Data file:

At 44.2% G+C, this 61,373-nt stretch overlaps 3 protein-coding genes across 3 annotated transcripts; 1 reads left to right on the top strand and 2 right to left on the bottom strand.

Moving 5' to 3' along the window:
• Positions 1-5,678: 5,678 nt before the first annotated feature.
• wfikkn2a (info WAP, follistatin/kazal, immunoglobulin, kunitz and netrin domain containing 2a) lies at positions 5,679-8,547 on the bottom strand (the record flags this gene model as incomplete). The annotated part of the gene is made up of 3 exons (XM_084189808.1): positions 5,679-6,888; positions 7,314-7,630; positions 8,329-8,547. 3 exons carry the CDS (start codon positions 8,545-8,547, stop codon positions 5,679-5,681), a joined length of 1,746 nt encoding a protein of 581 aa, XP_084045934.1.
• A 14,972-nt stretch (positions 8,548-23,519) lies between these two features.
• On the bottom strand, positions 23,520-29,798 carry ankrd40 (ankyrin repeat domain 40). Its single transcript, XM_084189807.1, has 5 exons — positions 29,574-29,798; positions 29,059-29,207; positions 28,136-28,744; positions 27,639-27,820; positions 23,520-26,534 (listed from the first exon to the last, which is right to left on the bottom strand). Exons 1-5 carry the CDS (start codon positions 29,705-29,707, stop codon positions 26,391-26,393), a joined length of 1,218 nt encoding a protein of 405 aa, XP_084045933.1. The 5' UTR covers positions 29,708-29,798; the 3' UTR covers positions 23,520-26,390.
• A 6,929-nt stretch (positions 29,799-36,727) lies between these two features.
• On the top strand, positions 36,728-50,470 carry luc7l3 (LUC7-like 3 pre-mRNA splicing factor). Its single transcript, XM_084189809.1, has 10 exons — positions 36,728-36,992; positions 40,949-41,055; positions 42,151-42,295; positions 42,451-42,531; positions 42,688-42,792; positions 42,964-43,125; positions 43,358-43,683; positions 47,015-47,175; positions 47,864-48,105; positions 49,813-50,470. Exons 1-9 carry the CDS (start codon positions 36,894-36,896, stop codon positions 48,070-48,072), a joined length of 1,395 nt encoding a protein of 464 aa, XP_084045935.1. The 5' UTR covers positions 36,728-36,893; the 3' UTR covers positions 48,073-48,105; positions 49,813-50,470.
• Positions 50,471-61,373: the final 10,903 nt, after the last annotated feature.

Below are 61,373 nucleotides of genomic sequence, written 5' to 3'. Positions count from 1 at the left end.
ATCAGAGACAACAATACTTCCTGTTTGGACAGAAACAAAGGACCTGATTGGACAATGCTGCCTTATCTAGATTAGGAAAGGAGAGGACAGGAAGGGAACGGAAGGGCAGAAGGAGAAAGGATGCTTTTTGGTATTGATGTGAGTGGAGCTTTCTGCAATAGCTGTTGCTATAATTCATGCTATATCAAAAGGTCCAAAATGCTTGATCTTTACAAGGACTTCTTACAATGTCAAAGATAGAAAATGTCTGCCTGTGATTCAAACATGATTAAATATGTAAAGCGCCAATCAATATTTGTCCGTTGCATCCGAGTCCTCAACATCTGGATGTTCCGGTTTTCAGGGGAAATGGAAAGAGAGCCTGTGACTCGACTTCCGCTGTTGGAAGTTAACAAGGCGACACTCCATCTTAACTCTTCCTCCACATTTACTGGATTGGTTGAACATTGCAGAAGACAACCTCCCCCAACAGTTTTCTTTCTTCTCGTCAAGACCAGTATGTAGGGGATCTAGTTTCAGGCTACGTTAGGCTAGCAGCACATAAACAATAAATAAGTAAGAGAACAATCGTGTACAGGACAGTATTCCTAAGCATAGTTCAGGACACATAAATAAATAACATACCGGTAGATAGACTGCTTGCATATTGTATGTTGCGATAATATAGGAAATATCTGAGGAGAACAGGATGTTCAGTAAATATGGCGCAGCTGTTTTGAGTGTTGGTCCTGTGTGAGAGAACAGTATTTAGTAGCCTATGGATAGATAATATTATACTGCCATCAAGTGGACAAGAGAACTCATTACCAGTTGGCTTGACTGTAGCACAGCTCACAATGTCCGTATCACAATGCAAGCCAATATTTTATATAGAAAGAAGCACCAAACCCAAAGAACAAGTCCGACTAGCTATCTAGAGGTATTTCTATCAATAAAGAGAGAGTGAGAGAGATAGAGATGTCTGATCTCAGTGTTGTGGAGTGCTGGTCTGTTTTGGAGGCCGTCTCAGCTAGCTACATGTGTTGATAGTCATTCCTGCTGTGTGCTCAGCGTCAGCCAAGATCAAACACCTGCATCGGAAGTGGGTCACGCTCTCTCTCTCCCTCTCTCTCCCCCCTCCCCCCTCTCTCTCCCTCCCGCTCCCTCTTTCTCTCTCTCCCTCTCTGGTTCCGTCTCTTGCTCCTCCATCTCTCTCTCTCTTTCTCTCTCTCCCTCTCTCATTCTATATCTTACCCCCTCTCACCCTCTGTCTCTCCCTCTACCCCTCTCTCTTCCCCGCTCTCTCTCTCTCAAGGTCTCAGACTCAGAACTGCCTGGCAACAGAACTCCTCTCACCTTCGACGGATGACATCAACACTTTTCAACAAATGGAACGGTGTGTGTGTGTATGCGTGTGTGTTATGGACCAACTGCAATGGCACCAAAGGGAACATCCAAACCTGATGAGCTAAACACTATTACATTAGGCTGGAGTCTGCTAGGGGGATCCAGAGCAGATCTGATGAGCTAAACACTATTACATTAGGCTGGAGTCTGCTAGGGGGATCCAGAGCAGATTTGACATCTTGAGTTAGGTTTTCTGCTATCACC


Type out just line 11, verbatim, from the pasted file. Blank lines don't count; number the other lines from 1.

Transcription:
ATCAGAGACAACAATACTTCCTGTTTGGACAGAAACAAAGGACCTGATTGGACAATGCTGCCTTATCTAGATTAGGAAAGGAGAGGACAGGAAGGGAACGGAAGGGCAGAAGGAGAAAGGATGCTTTTTGGTATTGATGTGAGTGGAGCTTTCTGCAATAGCTGTTGCTATAATTCATGCTATATCAAAAGGTCCAAAATGCTTGATCTTTACAAGGACTTCTTACAATGTCAAAGATAGAAAATGTCTGCCTGTGATTCAAACATGATTAAATATGTAAAGCGCCAATCAATATTTGTCCGTTGCATCCGAGTCCTCAACATCTGGATGTTCCGGTTTTCAGGGGAAATGGAAAGAGAGCCTGTGACTCGACTTCCGCTGTTGGAAGTTAACAAGGCGACACTCCATCTTAACTCTTCCTCCACATTTACTGGATTGGTTGAACATTGCAGAAGACAACCTCCCCCAACAGTTTTCTTTCTTCTCGTCAAGACCAGTATGTAGGGGATCTAGTTTCAGGCTACGTTAGGCTAGCAGCACATAAACAATAAATAAGTAAGAGAACAATCGTGTACAGGACAGTATTCCTAAGCATAGTTCAGGACACATAAATAAATAACATACCGGTAGATAGACTGCTTGCATATTGTATGTTGCGATAATATAGGAAATATCTGAGGAGAACAGGATGTTCAGTAAATATGGCGCAGCTGTTTTGAGTGTTGGTCCTGTGTGAGAGAACAGTATTTAGTAGCCTATGGATAGATAATATTATACTGCCATCAAGTGGACAAGAGAACTCATTACCAGTTGGCTTGACTGTAGCACAGCTCACAATGTCCGTATCACAATGCAAGCCAATATTTTATATAGAAAGAAGCACCAAACCCAAAGAACAAGTCCGACTAGCTATCTAGAGGTATTTCTATCAATAAAGAGAGAGTGAGAGAGATAGAGATGTCTGATCTCAGTGTTGTGGAGTGCTGGTCTGTTTTGGAGGCCGTCTCAGCTAGCTACATGTGTTGATAGTCATTCCTGCTGTGTGCTCAGCGTCAGCCAAGATCAAACACCTGCATCGGAAGTGGGTCACGCTCTCTCTCTCCCTCTCTCTCCCCCCTCCCCCCTCTCTCTCCCTCCCGCTCCCTCTTTCTCTCTCTCCCTCTCTGGTTCCGTCTCTTGCTCCTCCATCTCTCTCTCTCTTTCTCTCTCTCCCTCTCTCATTCTATATCTTACCCCCTCTCACCCTCTGTCTCTCCCTCTACCCCTCTCTCTTCCCCGCTCTCTCTCTCTCAAGGTCTCAGACTCAGAACTGCCTGGCAACAGAACTCCTCTCACCTTCGACGGATGACATCAACACTTTTCAACAAATGGAACGGTGTGTGTGTGTATGCGTGTGTGTTATGGACCAACTGCAATGGCACCAAAGGGAACATCCAAACCTGATGAGCTAAACACTATTACATTAGGCTGGAGTCTGCTAGGGGGATCCAGAGCAGATCTGATGAGCTAAACACTATTACATTAGGCTGGAGTCTGCTAGGGGGATCCAGAGCAGATTTGACATCTTGAGTTAGGTTTTCTGCTATCACC